Singh Vs. State of Punjab  INSC 360 (3 August 1995)
M.K. (J) Mukherjee M.K. (J) Nanavati G.T. (J) M.K.Mukherjee.J.
1995 SCC Supl. (3) 447 1995 SCALE (4)629
Singh, the appellant herin, was placed on trial before the learned Additional
Judge, Special Court, Ludhiana, to answer charges under Sections 302 of the Indian Penal
Code and 27 of the Arms Act, 1959 on the allegation that on March 27, 1984 he committed the murder of his real
brother Darshan Singh with a pistol. On conclusion of the trial the learned
Judge convicted him of both the charges and sentenced him to imprisonment for
life and a fine of Rs.1,000/-, in default, to rigorous imprisonment for two
years more for the former and to rigorous imprisonment for two years more for
the former and to rigorous imprisonment for one year and a fine of Rs.100/-, in
default, to rigorous imprisonment for three months more for the latter, with a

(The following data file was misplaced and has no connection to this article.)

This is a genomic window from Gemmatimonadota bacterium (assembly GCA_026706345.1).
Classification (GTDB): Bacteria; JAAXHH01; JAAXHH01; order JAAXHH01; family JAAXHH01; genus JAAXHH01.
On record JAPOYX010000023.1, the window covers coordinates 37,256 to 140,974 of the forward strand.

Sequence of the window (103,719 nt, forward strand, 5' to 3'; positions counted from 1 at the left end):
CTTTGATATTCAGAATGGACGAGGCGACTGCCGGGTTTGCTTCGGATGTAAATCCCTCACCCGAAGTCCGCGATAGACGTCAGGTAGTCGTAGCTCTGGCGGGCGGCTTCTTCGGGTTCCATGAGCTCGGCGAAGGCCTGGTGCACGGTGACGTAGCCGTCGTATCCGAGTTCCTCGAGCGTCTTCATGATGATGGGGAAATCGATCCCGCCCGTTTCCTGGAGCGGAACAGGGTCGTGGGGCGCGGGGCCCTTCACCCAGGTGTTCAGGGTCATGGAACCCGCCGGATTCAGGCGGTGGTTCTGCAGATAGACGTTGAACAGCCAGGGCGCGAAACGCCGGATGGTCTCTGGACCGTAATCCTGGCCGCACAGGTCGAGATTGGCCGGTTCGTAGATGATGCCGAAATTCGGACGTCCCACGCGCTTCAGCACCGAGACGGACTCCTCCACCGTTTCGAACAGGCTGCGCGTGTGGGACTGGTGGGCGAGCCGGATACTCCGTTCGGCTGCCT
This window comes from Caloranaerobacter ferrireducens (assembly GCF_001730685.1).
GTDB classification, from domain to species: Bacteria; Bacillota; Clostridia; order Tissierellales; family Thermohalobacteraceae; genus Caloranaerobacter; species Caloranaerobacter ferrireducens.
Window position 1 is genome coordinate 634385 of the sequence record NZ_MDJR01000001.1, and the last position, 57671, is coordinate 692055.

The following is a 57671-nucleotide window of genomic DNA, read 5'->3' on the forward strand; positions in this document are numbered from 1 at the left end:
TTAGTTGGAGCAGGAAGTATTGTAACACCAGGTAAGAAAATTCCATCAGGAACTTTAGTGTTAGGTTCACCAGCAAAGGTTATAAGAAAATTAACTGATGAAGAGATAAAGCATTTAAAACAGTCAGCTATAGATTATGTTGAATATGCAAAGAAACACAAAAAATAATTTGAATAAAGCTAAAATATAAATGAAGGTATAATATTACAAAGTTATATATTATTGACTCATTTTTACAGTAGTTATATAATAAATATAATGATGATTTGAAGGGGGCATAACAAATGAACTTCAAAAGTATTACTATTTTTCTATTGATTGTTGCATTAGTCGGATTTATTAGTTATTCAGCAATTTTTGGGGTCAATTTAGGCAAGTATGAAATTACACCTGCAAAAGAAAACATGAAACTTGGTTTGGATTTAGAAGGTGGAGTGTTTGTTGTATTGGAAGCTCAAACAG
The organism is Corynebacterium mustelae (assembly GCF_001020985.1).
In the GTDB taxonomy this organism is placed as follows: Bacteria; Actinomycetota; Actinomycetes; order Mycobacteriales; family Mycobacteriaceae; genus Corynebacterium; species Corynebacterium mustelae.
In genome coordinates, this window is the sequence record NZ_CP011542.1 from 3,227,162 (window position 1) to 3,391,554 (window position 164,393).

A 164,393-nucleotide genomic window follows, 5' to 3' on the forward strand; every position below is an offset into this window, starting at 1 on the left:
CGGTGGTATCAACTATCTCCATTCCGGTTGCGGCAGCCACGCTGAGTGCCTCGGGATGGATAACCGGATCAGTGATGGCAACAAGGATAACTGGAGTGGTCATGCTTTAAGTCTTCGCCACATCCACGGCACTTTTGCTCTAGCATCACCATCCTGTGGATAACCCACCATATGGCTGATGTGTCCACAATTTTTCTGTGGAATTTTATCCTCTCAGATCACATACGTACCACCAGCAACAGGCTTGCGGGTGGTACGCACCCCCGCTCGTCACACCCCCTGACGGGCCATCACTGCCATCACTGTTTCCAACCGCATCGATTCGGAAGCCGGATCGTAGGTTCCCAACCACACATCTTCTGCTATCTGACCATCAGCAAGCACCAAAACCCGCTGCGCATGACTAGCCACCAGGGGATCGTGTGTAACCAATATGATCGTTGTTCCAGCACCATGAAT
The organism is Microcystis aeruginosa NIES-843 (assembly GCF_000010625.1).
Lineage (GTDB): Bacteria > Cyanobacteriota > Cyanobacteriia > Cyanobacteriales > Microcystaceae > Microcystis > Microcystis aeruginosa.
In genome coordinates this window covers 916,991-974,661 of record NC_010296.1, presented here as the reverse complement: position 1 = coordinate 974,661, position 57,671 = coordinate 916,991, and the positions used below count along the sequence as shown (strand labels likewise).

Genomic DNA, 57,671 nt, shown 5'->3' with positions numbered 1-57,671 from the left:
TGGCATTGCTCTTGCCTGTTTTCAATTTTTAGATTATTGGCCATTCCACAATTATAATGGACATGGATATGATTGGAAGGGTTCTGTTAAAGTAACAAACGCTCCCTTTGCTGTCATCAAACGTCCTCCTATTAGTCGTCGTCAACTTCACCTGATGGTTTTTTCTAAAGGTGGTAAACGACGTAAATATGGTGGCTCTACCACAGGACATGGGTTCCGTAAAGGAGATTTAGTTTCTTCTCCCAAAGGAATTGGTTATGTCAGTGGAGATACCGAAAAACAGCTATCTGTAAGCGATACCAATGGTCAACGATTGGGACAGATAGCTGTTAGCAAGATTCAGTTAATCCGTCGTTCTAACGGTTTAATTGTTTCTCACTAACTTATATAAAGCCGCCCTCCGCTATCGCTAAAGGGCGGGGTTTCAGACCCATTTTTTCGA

direction that the substantive sentences shall run concurrently. The above
order of conviction and sentence is under challange in this appeal preferred by
the appellant under Section 14 of the Terrorist Affected Areas (Special Courts)
of details, the prosecution case is that the deceased Darshan Singh and the
appellant used to live in adjacent houses in village Jangpur within the police
station of Dakha in the District of Ludhiana. About 2.1/2 years prior to his
death a prosecution was launched against him and his son Jagmel Singh for
causing injuries to the appellant. Since then the relations between the two
brothers became strained. On March 27, 1984,